The base 20 and the top plate 40 are assembled and held together by a bolt 70 which extends through a bore hole in both members and secures them to a support 90. Bolt 70 is not threaded to either of these two members but the head of this bolt 70 clamps the top plate 40 to the base 20 and both members are then held in place by the engagement of the threads to the support 90. The base 20 is also held in place by a second bolt 80 which does not engage the top plate 40. The bolt 70 also serves as a camming bolt. A camming sleeve or camming washer 60, which comprises a cylindrical or tubular member having one inclined face 62 is mounted on the camming bolt 70, between the head of this bolt and the top plate 40. An inclined camming surface 54 surrounds the bore hole on the top plate 40. As the camming bolt 70 is tightened, the inclined surface 62 on the camming sleeve 60 engages the inclined camming surface 54 on the top plate 40 and causes the top plate 40 to shift laterally toward the yarn channel 4. This lateral movement brings the top plate alinement shoulder 42 into engagement with the base alignment shoulder 54. Since both of the alignment shoulders are precisely positioned relative to the yarn channel, the side face 50 of lip 46 will be in the same plane as the base side face 28 below the threading slot 6 when the bolt is full tight. In this way precise alignment is insured between the two faces of channel wall 10 which extend above and below the threading slot 6.
The exploded view in FIG. 1 and the section view of FIG. 2 show the manner in which the top plate 40 and the base 20 are assembled to the support 20. The base 20 can first be attached to the support 90 by the mounting bolt 80. The opening for the camming bolt 70 must be in line with the corresponding threaded hole in the support plate. The camming sleeve 60 is positioned between the top plate 40 and the head of the camming bolt 70. The camming bolt is then inserted through a top plate hole that is aligned with corresponding holes in the base 40 and the support 90. As the camming bolt 70 is tightened, the camming surface 62 on the camming sleeve 60 can slip relative to the opposed camming surface 54 on the top plate 40. Before the camming bolt 70 if full tight, the top plate will then move, due to this force exerted by sleeve 60 on top plate 40. The top plate 40 moves until the shoulder 42 abuts the shoulder 34. When these two shoulders are in abutment, the lip face 50 on the top plate 40 will be in the same plane as the base side face 26 below the threading slot 6. The yarn channel side 10 will then be formed by two coplanar surfaces 50 and 26, because of the fixed distances between each of these surfaces and the alignment shoulders on the top plate 40 and the base 20 respectively. Of course this coplanarity will be within conventional tolerances for ceramic components, but there will be no tolerance stackups to increase the offset between the two surfaces forming side wall 10. FIG. 3 shows these two coplanar surfaces 50 and 26 and the fact that there will be no offset or protruding edges or shoulders on either side of the threading slot to damage the yarn threads as they twist in the air jet from air inlet 8.
FIG. 9 shows an additional embodiment of a jet assembly in which two yarn channels 4 are formed in the base member 120, and two separate top plates 40 are assembled to the same base 120 and underlying support (not shown) by a single camming screw 70. A double beveled or inclined camming sleeve 160 surrounds the camming bolt 70 and two sleeve camming surfaces 162 engage camming surfaces 54. The two top plates 40 are forced in opposite directions as the bolt 70 is tightened until the shoulders 42 on each top plate 40 engage corresponding alignment shoulders on the base 120 in the same manner as for the embodiment of FIGS. 1-8. FIG. 10 shows the manner in which two of the assemblies shown in FIG. 9 can be mounted side by side to form a bank of nozzles.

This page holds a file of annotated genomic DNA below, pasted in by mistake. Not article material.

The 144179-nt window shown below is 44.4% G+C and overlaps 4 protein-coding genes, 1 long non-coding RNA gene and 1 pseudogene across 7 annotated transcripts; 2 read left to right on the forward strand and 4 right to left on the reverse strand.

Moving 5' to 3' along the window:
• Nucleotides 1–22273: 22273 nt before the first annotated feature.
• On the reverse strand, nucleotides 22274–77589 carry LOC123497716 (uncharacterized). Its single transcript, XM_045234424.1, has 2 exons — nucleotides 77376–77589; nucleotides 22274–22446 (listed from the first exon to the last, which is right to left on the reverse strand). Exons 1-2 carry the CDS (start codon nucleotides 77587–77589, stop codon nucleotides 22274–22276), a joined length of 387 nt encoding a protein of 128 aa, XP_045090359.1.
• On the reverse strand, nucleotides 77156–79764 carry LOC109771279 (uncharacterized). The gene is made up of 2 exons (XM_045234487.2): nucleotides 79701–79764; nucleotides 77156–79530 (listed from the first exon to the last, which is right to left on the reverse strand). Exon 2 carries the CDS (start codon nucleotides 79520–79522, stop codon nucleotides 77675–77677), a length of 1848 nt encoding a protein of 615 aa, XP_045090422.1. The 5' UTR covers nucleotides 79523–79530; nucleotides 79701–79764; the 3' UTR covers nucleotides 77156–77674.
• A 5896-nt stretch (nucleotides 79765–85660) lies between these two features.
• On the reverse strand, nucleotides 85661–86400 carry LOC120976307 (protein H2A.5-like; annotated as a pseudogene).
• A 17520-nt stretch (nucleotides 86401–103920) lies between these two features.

The preferred embodiments of the invention depicted herein are representative of the invention and do not represent the only way in which one of ordinary skill in the art could employ this invention. For example, instead of forming continuous alignment shoulders on the base and top plate, it would also be possible to form local alignment sections or bumps that would abut in substantially the same manner as a continuous shoulder. Other equivalent changes could be made to the shape of the base and top plate without departing from the invention as defined in the following claims.
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|Citing Patent||Filing date||Publication date||Applicant||Title|
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|US20040195368 *||Feb 28, 2003||Oct 7, 2004||Chuan-Chin Chiang||Interlacing air nozzle|
|US20060185137 *||Feb 11, 2003||Aug 24, 2006||Sear Nicolas C||Interlacing textile slide jet|
|WO2003069036A1 *||Feb 11, 2003||Aug 21, 2003||International Machinery Sales, Inc.||Interlacing textile slide jet|
|WO2007062856A2 *||Dec 1, 2006||Jun 7, 2007||Oerlikon Textile Gmbh & Co. Kg||Device for tangling a multifilament thread|
|WO2007062856A3 *||Dec 1, 2006||Oct 11, 2007||Oerlikon Textile Gmbh & Co Kg||Device for tangling a multifilament thread|
|International Classification||D02G1/16, D02J1/00, D02J1/08|
|May 21, 1999||AS||Assignment|
Owner name: INTERNATIONAL MACHINERY SALES, NORTH CAROLINA
Free format text: ASSIGNMENT OF ASSIGNORS INTEREST;ASSIGNOR:SEAR, NICOLAS C.;REEL/FRAME:009998/0785
Effective date: 19990517
|Aug 20, 2003||SULP||Surcharge for late payment|
|Aug 20, 2003||FPAY||Fee payment|
Year of fee payment: 4
|May 2, 2007||REMI||Maintenance fee reminder mailed|
|Oct 12, 2007||LAPS||Lapse for failure to pay maintenance fees|
|Dec 4, 2007||FP||Expired due to failure to pay maintenance fee|
Effective date: 20071012